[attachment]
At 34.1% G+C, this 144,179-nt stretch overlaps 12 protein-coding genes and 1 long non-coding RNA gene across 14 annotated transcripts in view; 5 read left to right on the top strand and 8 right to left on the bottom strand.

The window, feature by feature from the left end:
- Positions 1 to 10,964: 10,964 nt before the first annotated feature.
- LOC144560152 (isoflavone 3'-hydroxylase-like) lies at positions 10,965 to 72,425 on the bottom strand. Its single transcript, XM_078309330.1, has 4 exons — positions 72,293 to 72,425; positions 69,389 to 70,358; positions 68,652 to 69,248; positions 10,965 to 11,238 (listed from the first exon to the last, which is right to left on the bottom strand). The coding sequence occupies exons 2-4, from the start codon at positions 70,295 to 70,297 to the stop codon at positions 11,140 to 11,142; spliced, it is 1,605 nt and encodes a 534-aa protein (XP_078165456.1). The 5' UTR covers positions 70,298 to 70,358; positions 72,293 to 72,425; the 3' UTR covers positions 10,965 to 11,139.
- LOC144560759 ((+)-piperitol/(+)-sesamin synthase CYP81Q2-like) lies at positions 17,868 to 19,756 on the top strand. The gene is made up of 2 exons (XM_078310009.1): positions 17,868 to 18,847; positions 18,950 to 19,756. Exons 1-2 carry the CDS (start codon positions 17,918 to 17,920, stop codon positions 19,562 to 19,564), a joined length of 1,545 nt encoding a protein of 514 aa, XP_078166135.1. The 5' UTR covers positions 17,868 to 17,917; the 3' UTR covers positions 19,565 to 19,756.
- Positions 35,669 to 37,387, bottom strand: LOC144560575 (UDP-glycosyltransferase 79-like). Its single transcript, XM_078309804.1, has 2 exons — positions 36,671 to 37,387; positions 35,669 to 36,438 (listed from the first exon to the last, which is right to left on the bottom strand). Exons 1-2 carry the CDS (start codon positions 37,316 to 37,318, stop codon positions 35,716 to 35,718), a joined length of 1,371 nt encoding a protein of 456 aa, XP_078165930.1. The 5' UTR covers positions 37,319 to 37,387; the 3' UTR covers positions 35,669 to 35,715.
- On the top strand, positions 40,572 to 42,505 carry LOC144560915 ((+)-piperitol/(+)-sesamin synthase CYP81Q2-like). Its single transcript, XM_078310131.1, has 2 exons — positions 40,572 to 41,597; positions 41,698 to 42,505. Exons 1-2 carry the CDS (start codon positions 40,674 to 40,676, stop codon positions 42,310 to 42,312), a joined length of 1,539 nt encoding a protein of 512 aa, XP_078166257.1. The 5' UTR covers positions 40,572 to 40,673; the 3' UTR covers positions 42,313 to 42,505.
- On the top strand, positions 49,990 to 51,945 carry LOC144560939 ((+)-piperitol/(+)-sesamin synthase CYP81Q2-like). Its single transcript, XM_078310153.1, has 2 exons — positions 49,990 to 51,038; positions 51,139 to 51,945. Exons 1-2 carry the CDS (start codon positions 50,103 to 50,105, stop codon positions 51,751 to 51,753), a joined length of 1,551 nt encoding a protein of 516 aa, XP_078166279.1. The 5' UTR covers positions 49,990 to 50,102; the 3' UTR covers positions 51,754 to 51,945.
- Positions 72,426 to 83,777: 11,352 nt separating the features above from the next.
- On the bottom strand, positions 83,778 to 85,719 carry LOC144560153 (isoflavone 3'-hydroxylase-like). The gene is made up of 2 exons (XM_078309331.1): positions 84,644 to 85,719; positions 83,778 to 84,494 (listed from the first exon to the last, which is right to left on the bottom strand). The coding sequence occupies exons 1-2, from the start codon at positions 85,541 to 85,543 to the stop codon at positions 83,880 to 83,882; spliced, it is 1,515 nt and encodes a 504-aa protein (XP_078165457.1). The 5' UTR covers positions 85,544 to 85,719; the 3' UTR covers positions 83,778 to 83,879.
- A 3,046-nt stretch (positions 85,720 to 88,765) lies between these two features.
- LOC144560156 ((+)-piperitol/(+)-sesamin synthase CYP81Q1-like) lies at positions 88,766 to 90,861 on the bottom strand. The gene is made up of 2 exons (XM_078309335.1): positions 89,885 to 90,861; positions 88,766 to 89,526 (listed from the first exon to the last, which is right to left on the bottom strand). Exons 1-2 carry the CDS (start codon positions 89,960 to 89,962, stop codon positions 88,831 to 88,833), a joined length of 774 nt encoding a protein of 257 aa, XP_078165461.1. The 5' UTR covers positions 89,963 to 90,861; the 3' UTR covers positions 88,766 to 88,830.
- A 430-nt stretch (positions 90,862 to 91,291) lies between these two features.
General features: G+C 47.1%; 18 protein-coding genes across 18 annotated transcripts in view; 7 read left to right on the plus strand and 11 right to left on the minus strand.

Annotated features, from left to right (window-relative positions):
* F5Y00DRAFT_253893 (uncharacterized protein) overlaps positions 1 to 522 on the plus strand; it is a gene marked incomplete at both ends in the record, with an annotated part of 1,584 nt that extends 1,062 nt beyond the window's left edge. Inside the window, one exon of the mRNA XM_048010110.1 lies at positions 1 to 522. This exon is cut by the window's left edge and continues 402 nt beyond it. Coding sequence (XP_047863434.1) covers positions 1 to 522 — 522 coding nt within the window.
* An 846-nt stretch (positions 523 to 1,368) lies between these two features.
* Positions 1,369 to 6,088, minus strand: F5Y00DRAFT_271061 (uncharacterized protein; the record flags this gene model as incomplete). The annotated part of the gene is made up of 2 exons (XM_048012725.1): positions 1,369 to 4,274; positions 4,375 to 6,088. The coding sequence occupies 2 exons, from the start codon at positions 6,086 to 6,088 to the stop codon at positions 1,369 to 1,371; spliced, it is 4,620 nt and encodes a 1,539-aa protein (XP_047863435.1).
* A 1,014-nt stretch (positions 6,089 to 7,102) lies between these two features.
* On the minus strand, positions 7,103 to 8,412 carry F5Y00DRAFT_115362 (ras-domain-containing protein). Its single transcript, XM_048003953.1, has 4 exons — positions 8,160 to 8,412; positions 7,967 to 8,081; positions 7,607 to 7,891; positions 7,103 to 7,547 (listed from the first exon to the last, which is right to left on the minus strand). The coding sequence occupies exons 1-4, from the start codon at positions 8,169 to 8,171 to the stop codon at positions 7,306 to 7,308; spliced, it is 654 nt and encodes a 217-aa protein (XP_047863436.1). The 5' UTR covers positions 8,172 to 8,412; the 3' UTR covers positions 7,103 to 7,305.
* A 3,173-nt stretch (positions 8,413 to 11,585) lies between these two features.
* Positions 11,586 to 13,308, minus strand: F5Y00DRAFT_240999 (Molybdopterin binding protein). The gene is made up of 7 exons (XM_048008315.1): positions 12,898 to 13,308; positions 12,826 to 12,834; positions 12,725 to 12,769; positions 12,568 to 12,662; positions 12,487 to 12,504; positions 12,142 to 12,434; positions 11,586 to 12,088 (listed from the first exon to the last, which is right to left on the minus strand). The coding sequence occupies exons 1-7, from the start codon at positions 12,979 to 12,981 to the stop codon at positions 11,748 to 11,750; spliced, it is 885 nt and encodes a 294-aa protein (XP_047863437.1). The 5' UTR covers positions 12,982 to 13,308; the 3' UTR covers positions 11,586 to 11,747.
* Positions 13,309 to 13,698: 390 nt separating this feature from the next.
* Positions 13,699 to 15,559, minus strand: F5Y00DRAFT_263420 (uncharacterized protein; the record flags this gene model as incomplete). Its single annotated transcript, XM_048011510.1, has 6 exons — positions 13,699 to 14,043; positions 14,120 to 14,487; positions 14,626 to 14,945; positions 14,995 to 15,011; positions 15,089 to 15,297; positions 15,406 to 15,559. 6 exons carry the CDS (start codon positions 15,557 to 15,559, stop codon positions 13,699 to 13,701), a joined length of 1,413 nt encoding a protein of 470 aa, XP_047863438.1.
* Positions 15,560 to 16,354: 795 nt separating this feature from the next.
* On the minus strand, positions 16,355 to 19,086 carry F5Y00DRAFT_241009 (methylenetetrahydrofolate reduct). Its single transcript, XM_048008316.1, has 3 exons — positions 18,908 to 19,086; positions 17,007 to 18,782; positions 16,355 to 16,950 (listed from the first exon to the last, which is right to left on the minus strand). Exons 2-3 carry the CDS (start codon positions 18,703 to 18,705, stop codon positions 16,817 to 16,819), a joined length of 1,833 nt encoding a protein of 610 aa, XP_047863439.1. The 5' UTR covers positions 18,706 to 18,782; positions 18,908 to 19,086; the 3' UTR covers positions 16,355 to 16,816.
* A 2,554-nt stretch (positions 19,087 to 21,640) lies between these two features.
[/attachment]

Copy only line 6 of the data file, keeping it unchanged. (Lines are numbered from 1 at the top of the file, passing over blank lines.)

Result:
- Positions 35,669 to 37,387, bottom strand: LOC144560575 (UDP-glycosyltransferase 79-like). Its single transcript, XM_078309804.1, has 2 exons — positions 36,671 to 37,387; positions 35,669 to 36,438 (listed from the first exon to the last, which is right to left on the bottom strand). Exons 1-2 carry the CDS (start codon positions 37,316 to 37,318, stop codon positions 35,716 to 35,718), a joined length of 1,371 nt encoding a protein of 456 aa, XP_078165930.1. The 5' UTR covers positions 37,319 to 37,387; the 3' UTR covers positions 35,669 to 35,715.